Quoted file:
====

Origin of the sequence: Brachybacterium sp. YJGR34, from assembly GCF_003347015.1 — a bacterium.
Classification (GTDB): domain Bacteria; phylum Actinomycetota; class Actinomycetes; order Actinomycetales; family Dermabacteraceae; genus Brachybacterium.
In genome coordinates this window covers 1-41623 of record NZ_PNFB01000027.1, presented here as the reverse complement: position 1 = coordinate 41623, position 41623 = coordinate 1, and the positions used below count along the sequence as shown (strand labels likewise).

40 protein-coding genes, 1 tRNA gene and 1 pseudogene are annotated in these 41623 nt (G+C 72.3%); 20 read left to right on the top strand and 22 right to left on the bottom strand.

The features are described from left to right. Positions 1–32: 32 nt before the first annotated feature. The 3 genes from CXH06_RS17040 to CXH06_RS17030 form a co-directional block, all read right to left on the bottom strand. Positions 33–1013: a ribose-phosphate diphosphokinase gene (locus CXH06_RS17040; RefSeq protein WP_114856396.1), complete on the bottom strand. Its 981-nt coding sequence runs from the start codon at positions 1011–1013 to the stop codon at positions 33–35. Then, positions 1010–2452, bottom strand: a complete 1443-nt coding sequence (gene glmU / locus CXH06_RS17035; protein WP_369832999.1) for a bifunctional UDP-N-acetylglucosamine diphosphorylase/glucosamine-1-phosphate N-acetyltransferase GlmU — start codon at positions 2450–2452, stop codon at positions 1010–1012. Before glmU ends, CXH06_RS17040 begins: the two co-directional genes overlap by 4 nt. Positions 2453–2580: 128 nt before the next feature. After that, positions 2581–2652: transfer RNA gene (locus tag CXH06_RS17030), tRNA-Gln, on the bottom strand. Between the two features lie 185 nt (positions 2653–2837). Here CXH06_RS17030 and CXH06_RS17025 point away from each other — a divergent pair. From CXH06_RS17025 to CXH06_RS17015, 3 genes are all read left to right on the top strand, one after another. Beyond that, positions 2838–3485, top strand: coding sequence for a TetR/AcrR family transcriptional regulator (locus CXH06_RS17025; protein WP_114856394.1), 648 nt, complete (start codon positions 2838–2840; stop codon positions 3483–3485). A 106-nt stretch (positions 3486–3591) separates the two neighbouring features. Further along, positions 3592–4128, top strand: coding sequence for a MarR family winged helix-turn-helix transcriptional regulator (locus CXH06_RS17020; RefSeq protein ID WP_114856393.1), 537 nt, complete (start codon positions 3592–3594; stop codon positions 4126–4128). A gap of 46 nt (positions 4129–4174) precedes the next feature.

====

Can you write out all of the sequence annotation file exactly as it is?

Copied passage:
Origin of the sequence: Brachybacterium sp. YJGR34, from assembly GCF_003347015.1 — a bacterium.
Classification (GTDB): domain Bacteria; phylum Actinomycetota; class Actinomycetes; order Actinomycetales; family Dermabacteraceae; genus Brachybacterium.
In genome coordinates this window covers 1-41623 of record NZ_PNFB01000027.1, presented here as the reverse complement: position 1 = coordinate 41623, position 41623 = coordinate 1, and the positions used below count along the sequence as shown (strand labels likewise).

40 protein-coding genes, 1 tRNA gene and 1 pseudogene are annotated in these 41623 nt (G+C 72.3%); 20 read left to right on the top strand and 22 right to left on the bottom strand.

The features are described from left to right. Positions 1–32: 32 nt before the first annotated feature. The 3 genes from CXH06_RS17040 to CXH06_RS17030 form a co-directional block, all read right to left on the bottom strand. Positions 33–1013: a ribose-phosphate diphosphokinase gene (locus CXH06_RS17040; RefSeq protein WP_114856396.1), complete on the bottom strand. Its 981-nt coding sequence runs from the start codon at positions 1011–1013 to the stop codon at positions 33–35. Then, positions 1010–2452, bottom strand: a complete 1443-nt coding sequence (gene glmU / locus CXH06_RS17035; protein WP_369832999.1) for a bifunctional UDP-N-acetylglucosamine diphosphorylase/glucosamine-1-phosphate N-acetyltransferase GlmU — start codon at positions 2450–2452, stop codon at positions 1010–1012. Before glmU ends, CXH06_RS17040 begins: the two co-directional genes overlap by 4 nt. Positions 2453–2580: 128 nt before the next feature. After that, positions 2581–2652: transfer RNA gene (locus tag CXH06_RS17030), tRNA-Gln, on the bottom strand. Between the two features lie 185 nt (positions 2653–2837). Here CXH06_RS17030 and CXH06_RS17025 point away from each other — a divergent pair. From CXH06_RS17025 to CXH06_RS17015, 3 genes are all read left to right on the top strand, one after another. Beyond that, positions 2838–3485, top strand: coding sequence for a TetR/AcrR family transcriptional regulator (locus CXH06_RS17025; protein WP_114856394.1), 648 nt, complete (start codon positions 2838–2840; stop codon positions 3483–3485). A 106-nt stretch (positions 3486–3591) separates the two neighbouring features. Further along, positions 3592–4128, top strand: coding sequence for a MarR family winged helix-turn-helix transcriptional regulator (locus CXH06_RS17020; RefSeq protein ID WP_114856393.1), 537 nt, complete (start codon positions 3592–3594; stop codon positions 4126–4128). A gap of 46 nt (positions 4129–4174) precedes the next feature.